b. The extent to which the applicant describes the allocation and roles of staff and devotes time to the activities described in the project plan.
6. Program Evaluation (10 points)
The extent to which the applicant proposes to measure the overall impact of project. The plan should describe the methods used to evaluate the impact of project activities on commensal rodent infestation and environmental hazards and deficiencies in the target area, and on environmental public health practices and polices.
7. Budget Justification (not scored)
The extent to which the budget is clearly explained, adequately justified, and is reasonable and consistent with the stated objectives and planned activities. Note: Please include any in-kind support for the project.
H. Other Requirements
Technical Reporting Requirements
Provide CDC with the original plus two copies of:
1. Semi-annual progress reports which are due within 30 days of the end of each six-month reporting period;
2. The financial status report which is due no more than 90 days after the end of the budget period; and
3. The final financial and performance reports which are due no more than 90 days after the end of the project period. Send all reports to the Grants Management Specialist identified in the “Where to Obtain Additional Information” section of this announcement.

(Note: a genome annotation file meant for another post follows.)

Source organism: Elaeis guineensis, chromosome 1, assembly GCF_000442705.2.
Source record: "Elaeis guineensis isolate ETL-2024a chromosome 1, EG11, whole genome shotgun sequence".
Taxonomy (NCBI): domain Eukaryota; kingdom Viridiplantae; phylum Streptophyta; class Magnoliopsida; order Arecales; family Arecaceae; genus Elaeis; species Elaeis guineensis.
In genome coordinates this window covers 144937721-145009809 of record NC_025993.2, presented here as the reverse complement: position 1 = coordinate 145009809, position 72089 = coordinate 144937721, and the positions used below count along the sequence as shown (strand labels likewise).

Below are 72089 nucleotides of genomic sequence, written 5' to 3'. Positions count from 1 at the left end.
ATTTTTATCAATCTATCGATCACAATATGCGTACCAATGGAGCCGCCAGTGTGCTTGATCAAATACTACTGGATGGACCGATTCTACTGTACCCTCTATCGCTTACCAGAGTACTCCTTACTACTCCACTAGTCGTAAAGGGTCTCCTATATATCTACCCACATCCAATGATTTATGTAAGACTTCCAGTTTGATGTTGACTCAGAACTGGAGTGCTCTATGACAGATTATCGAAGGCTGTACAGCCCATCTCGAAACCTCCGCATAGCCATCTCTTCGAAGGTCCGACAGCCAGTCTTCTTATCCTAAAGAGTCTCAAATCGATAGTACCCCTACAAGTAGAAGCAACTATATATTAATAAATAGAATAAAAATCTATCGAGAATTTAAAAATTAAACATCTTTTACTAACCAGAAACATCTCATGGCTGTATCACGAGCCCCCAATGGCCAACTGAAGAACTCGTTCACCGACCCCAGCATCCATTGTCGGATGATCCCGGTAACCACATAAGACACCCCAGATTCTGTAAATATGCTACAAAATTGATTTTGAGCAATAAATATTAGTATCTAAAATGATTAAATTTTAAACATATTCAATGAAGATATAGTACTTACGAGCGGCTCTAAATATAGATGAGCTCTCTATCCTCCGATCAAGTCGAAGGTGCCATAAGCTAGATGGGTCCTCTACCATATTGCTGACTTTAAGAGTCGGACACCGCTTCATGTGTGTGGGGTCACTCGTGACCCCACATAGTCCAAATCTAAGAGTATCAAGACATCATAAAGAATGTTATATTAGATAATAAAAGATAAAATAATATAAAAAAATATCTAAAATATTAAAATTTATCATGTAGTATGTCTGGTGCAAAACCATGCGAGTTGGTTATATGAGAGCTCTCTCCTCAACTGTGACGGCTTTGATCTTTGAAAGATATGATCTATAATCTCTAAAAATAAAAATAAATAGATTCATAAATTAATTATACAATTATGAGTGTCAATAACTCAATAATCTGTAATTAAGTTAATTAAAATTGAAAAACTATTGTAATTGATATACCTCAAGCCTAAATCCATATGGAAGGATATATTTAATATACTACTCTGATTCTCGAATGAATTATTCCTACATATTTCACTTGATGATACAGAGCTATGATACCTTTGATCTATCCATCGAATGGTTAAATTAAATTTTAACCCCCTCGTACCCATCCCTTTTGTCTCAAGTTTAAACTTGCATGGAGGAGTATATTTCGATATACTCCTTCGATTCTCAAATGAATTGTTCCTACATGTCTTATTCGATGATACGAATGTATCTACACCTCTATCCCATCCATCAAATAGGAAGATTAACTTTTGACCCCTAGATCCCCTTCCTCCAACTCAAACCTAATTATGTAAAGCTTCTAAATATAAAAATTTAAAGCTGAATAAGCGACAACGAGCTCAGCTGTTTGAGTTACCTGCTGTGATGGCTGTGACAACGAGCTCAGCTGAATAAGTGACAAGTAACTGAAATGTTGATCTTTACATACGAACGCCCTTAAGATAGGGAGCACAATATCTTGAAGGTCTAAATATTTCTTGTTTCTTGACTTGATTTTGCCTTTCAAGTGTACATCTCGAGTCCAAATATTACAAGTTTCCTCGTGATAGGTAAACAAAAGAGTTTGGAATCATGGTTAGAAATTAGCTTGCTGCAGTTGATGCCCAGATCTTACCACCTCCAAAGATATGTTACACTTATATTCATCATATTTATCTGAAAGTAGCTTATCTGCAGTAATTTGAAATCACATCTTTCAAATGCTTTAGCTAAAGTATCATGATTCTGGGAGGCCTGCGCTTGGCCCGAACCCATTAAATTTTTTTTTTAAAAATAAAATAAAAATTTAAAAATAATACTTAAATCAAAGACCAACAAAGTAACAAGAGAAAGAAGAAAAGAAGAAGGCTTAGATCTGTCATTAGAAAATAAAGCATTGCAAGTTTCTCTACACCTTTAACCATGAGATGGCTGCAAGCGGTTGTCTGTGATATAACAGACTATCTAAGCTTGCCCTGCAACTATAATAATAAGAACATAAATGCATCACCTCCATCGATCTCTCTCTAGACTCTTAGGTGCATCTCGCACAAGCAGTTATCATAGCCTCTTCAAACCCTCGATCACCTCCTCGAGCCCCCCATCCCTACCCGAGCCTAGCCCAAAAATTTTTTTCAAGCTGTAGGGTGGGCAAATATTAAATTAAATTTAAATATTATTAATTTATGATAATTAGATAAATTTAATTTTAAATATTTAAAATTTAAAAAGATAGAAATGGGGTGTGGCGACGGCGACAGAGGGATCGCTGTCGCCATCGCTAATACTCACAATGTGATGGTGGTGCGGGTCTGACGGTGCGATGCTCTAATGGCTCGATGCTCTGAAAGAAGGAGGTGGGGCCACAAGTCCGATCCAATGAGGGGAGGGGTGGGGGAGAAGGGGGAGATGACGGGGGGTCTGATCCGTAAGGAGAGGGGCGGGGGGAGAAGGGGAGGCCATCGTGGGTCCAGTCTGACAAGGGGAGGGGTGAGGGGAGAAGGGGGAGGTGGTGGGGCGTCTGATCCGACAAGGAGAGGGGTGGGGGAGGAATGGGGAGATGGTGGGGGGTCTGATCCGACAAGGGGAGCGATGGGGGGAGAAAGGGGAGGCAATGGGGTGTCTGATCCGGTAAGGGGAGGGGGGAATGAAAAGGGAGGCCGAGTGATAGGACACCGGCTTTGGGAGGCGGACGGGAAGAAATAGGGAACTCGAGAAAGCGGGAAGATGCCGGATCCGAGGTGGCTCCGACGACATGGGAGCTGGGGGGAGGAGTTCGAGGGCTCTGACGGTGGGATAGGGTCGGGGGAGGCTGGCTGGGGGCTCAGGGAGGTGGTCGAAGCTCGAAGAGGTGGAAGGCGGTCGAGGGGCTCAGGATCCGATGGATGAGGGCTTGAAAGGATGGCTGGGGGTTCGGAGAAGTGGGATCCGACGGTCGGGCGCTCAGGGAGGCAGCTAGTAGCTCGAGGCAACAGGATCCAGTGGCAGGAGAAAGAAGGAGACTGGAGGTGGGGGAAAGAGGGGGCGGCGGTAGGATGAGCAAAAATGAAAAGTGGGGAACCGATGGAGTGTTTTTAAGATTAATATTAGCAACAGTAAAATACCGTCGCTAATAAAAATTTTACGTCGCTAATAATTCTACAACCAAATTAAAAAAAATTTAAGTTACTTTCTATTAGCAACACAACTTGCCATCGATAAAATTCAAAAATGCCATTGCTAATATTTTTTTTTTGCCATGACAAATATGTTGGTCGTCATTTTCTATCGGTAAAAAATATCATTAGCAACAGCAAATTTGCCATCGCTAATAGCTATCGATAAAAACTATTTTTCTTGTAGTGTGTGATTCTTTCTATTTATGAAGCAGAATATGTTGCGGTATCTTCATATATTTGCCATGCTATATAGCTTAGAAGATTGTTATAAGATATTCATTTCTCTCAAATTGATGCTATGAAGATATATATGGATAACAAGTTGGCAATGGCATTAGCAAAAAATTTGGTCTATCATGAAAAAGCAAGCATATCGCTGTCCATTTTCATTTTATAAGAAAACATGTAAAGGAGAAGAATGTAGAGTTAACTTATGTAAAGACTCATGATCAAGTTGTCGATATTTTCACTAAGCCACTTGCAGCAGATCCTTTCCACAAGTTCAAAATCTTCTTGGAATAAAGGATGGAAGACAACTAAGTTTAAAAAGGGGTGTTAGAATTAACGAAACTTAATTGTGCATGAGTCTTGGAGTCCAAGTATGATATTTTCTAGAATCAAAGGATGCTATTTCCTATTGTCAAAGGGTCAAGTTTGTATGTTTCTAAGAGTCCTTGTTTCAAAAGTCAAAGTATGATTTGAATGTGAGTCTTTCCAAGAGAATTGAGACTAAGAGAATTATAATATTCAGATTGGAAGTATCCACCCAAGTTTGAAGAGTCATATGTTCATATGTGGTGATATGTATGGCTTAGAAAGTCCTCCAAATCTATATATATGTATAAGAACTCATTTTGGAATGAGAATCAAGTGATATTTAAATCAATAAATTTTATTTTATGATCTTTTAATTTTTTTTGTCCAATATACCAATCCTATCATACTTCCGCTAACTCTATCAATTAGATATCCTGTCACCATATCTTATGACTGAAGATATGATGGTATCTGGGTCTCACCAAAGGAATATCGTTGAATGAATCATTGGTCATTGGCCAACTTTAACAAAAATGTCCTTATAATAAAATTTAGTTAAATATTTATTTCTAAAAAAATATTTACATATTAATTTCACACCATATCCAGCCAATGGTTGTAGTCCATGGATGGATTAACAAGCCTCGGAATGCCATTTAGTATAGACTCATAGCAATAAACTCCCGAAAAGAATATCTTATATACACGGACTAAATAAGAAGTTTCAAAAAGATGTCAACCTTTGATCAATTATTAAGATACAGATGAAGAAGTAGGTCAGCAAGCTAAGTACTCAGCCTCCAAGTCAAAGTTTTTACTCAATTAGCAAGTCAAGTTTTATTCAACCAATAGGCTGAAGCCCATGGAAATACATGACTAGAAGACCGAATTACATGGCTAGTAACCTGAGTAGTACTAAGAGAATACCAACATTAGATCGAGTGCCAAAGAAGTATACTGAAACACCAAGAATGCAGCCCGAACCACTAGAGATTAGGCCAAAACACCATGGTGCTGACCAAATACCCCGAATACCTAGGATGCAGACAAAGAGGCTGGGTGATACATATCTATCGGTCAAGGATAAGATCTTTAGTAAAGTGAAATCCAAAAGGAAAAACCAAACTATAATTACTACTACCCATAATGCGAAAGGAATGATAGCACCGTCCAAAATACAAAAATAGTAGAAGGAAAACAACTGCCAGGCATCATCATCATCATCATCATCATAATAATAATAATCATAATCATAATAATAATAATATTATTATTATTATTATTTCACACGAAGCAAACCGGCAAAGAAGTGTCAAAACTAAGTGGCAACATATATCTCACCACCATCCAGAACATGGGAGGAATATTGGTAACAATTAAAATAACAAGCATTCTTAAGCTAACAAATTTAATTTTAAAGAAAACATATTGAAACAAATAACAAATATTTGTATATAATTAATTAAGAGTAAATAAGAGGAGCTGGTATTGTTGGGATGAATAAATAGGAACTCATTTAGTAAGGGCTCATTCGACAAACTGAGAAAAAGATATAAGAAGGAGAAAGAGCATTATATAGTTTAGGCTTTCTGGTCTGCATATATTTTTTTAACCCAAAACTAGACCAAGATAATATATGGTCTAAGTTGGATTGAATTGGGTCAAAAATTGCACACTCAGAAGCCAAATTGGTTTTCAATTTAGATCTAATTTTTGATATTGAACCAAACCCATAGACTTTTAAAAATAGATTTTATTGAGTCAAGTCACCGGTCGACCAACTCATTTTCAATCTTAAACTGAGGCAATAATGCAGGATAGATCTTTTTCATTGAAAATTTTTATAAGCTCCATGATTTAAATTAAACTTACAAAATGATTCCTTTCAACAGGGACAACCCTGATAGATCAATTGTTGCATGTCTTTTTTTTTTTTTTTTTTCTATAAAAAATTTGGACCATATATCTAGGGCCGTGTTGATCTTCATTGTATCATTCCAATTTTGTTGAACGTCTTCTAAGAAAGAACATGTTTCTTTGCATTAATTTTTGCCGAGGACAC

The following additional requirements are applicable to this project. For a complete description of each, see Attachment I in the application kit.
AR-7 Executive Order 12372 Review
AR-9 Paperwork Reduction Act Requirements
AR-10 Smoke-Free Workplace Requirements
AR-11 Healthy People 2010
AR-12 Lobbying Restrictions
I. Authority and Catalog of Federal Domestic Assistance Number
This program is authorized under Sections 301 and 317 of the Public Health Service Act, [42 U.S.C. Sections 241 and 247b]. The Catalog of Federal Domestic Assistance number is 93.283.
J. Where To Obtain Additional Information
This and other CDC announcements can be found on the CDC home page Internet address: http://www.cdc.gov by clicking on “Funding” then “Grants and Cooperative Agreements.”
To obtain additional information, contact: Virginia Hall-Broadnax, Grants Management Specialist, Grants Management Branch, Procurement and Grants Office, Centers for Disease Control and Prevention, Mailstop E13—2920 Brandywine Road, Suite 3000, Atlanta, GA 30341-4146, Telephone number: (770) 488-2710, E-mail address: firstname.lastname@example.org.
For program technical assistance, contact: Jerry M. Hershovitz, Assistant to the Director for Program Development, Division of Emergency and Environmental Health Services, National Center for Environmental Health, Centers for Disease Control and Prevention, Mailstop F-30—4770 Buford Highway, NE, Atlanta, Georgia 30341-2724, Telephone: (770) 488-4542, E-mail: email@example.com.Start Signature
Dated: May 2, 2001.
John L. Williams,
Director, Procurement and Grants Office, Centers for Disease Control and Prevention (CDC).
[FR Doc. 01-11506 Filed 5-7-01; 8:45 am]
BILLING CODE 4163-18-P